What is really absurd about this story, and is also the reason that the employee appears to have won his case on appeal, is that the company had already made accommodation for other employees who were unable to use the biometric system. Granted, the other employees were unable to use the biometric scanner because of injuries to their hands, not because of their belief system, but given that the company already had a numeric keypad for the other employees to use, it’s difficult to understand why they couldn’t have added a third identification code to the keypad and allowed the religious miner to use the same accommodation. Or, more to the point, perhaps, why they felt it was worth spending the money on a Federal court case, not to mention risking negative publicity on the Internet and mockery from thousands of scruffy bloggers, just to avoid adding one more identification code…

Now, we should probably acknowledge that we don’t know why the biometric sensor system was considered a good idea in the first place. If it is somehow harder to falsify attendance using the biometric system than it would be using a traditional time-clock system then it is understandable that the company would want its employees to use the new system, and equally understandable that they would not want every employee who wants to be able to game the system asking for an accommodation for various made-up reasons. But unless these problems are very wide-spread within the company, and the economic impact of all of the timekeeping falsification is extremely high, it’s hard to imagine that the benefit of using the system will be that much more effective than just having supervisory personnel verify attendance…

The big problem with making exceptions to any business policy is that once you have done so it becomes geometrically harder to explain why each additional request for an exception should not also be granted, until the rule becomes unenforceable due to more people being exempt from it than are still governed by it. This is why schools have zero-tolerance policies on weapons and drugs, and why companies are obliged to enforce patents and copyrights even in cases when they know the violations will never have any real impact on their business. It’s also why, in most jurisdictions, judges and magistrates are given discretion regarding sentencing for various offenses. But as with any other slippery-slope argument, there’s a real chance that applying one set of rules without exception in every possible case will result in outcomes even more absurd – and even more potentially damaging to the company – than not having those rules in the first place…

Traditionally, the only practical way to deal with the exceptions problem is to have very clear, and very exclusive, reasons for any accommodation being granted. For most businesses, schools, and government agencies, the Americans with Disabilities Act (ADA) spells out exactly what is and is not acceptable – which can be extremely useful in settling this type of situation. Outside of ADA sanctions the supervisory manager on the spot is going to need to establish company-specific and situation-specific exceptions, but this can be accomplished fairly. In this particular case, most people would be okay with an exception being made for ordained ministers from a sect that believes that biometric scanner profiles are equivalent to the “Mark of the Beast,” provided that they have worked for the company for 37 or more years at the time the accommodation is made…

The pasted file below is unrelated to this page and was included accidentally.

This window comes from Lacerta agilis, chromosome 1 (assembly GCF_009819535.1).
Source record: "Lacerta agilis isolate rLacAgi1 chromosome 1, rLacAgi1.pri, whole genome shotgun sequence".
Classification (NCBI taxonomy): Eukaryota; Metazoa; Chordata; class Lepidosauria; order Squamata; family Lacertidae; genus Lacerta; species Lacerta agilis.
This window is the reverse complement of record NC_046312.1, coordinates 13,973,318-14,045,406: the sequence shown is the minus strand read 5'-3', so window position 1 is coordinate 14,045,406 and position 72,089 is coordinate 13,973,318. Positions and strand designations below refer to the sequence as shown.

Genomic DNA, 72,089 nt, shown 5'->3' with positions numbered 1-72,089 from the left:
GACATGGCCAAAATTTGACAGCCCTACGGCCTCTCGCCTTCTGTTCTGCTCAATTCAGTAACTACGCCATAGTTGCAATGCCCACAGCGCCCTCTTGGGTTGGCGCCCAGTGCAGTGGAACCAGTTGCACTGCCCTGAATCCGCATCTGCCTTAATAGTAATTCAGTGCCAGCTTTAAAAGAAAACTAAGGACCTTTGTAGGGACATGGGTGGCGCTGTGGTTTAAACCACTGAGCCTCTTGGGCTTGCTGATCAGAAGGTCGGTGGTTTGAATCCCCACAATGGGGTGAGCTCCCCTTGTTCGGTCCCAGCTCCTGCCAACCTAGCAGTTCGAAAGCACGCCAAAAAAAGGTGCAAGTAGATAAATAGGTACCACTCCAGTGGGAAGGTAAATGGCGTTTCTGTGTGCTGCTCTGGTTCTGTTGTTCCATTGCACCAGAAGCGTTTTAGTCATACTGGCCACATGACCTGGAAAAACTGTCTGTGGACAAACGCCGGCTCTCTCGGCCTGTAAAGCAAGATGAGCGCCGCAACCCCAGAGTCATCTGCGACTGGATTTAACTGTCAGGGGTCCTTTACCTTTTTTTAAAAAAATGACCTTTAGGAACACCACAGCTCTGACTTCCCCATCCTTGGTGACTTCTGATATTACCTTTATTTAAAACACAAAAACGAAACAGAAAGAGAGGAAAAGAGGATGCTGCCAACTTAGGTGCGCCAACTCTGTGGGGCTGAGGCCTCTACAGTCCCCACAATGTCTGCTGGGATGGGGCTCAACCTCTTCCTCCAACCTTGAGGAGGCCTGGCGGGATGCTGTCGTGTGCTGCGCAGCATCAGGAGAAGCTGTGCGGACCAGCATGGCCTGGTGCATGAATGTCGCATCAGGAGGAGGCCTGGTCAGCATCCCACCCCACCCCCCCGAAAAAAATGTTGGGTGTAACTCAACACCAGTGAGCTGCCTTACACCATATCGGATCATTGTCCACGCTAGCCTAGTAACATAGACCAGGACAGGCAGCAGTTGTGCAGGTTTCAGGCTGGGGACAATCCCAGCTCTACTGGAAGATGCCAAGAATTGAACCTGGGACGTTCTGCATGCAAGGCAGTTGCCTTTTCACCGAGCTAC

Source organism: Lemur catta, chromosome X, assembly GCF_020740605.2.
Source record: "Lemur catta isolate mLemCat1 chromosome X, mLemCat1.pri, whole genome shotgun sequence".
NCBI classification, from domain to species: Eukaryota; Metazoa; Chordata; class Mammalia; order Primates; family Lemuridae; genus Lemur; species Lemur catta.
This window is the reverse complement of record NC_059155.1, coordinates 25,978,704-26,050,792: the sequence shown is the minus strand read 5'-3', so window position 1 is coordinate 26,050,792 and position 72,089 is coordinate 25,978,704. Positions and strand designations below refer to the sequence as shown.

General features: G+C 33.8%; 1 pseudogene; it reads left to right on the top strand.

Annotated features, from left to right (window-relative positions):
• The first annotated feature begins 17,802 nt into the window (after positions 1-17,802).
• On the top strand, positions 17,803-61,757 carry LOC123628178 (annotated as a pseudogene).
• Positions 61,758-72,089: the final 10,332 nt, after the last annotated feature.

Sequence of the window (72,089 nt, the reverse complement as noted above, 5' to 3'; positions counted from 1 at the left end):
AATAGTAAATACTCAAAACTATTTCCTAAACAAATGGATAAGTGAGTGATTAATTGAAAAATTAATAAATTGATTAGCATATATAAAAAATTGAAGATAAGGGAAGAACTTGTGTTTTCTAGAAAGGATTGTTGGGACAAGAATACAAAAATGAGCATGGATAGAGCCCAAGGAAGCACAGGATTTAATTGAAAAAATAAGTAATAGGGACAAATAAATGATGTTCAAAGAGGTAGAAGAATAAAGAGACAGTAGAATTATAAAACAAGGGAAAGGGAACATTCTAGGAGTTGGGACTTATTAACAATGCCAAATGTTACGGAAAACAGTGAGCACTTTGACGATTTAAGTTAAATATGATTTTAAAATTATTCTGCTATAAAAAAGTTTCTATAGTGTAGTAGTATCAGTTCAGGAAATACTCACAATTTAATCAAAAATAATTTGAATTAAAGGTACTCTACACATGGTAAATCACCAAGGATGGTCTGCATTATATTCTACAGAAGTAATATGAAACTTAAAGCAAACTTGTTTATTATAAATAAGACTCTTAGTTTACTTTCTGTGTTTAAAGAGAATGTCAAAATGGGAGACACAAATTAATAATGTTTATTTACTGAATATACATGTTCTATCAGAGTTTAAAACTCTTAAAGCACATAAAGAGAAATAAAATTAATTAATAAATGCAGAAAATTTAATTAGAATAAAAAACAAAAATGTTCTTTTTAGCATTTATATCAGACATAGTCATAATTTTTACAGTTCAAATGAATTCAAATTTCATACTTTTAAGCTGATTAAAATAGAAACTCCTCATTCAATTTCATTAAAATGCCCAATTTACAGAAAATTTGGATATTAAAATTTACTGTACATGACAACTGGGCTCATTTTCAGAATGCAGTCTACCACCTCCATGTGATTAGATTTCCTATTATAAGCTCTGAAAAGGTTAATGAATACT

Wednesday, June 28, 2017

Where’s The Harm?

It has been pointed out to me that I’ve been hammering on the theme of people being credulous idiots lately, and at least a few people have asked me what the big deal is. It’s hardly as if willful ignorance is an invention of this new Century; people have been doing things that they know to be harmful to themselves or to the world at large for millennia, and the planet and the human race are both still here. But there were two stories that turned up on the news aggregation sites this week that I think demonstrate that our world really is getting more dangerous – and the penalties for refusing to face the truth are no longer limited to an increased chance of public embarrassment…

First, there was the story on Gizmodo (also mentioned on the Cracked website) about a line of stickers being sold through Gwyneth Paltrow’s website that are purported to somehow promote your health. The ad copy for these things originally claimed that they made use of a material used by NASA for space suits, but once the folks at NASA called shenanigans on that it was toned down to a more generic new-age pseudoscience word-salad. I’m calling this product an extraordinary example of harmful and malignant nonsense, not because there is any reason to believe that affixing stickers to your skin is actually harmful, but because this product sells for up to $120 USD for a package of 24. You could buy quite a lot of vitamins and nutrients for that kind of money, whereas these “health” stickers will do you approximately the same amount of good that you would get from just taking 120 dollar bills and setting them on fire…